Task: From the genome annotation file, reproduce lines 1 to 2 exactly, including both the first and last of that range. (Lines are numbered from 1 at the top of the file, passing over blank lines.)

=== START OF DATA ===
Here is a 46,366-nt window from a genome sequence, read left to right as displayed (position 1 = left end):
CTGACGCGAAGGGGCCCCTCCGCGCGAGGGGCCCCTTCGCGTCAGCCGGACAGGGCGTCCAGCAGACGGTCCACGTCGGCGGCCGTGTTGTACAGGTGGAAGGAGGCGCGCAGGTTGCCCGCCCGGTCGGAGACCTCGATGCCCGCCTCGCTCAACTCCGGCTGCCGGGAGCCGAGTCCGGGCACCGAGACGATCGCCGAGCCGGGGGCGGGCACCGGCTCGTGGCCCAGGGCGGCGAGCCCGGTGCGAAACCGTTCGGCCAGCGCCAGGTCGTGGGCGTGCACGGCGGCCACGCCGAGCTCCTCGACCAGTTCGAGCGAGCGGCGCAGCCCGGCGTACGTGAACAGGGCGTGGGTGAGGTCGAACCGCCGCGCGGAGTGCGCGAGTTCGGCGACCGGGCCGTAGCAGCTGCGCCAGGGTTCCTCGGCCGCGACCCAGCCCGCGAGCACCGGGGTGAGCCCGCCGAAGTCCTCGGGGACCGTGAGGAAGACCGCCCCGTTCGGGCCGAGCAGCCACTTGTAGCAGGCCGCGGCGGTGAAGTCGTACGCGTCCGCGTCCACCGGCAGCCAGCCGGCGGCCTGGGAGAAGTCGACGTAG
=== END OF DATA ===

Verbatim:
Here is a 46,366-nt window from a genome sequence, read left to right as displayed (position 1 = left end):
CTGACGCGAAGGGGCCCCTCCGCGCGAGGGGCCCCTTCGCGTCAGCCGGACAGGGCGTCCAGCAGACGGTCCACGTCGGCGGCCGTGTTGTACAGGTGGAAGGAGGCGCGCAGGTTGCCCGCCCGGTCGGAGACCTCGATGCCCGCCTCGCTCAACTCCGGCTGCCGGGAGCCGAGTCCGGGCACCGAGACGATCGCCGAGCCGGGGGCGGGCACCGGCTCGTGGCCCAGGGCGGCGAGCCCGGTGCGAAACCGTTCGGCCAGCGCCAGGTCGTGGGCGTGCACGGCGGCCACGCCGAGCTCCTCGACCAGTTCGAGCGAGCGGCGCAGCCCGGCGTACGTGAACAGGGCGTGGGTGAGGTCGAACCGCCGCGCGGAGTGCGCGAGTTCGGCGACCGGGCCGTAGCAGCTGCGCCAGGGTTCCTCGGCCGCGACCCAGCCCGCGAGCACCGGGGTGAGCCCGCCGAAGTCCTCGGGGACCGTGAGGAAGACCGCCCCGTTCGGGCCGAGCAGCCACTTGTAGCAGGCCGCGGCGGTGAAGTCGTACGCGTCCGCGTCCACCGGCAGCCAGCCGGCGGCCTGGGAGAAGTCGACGTAG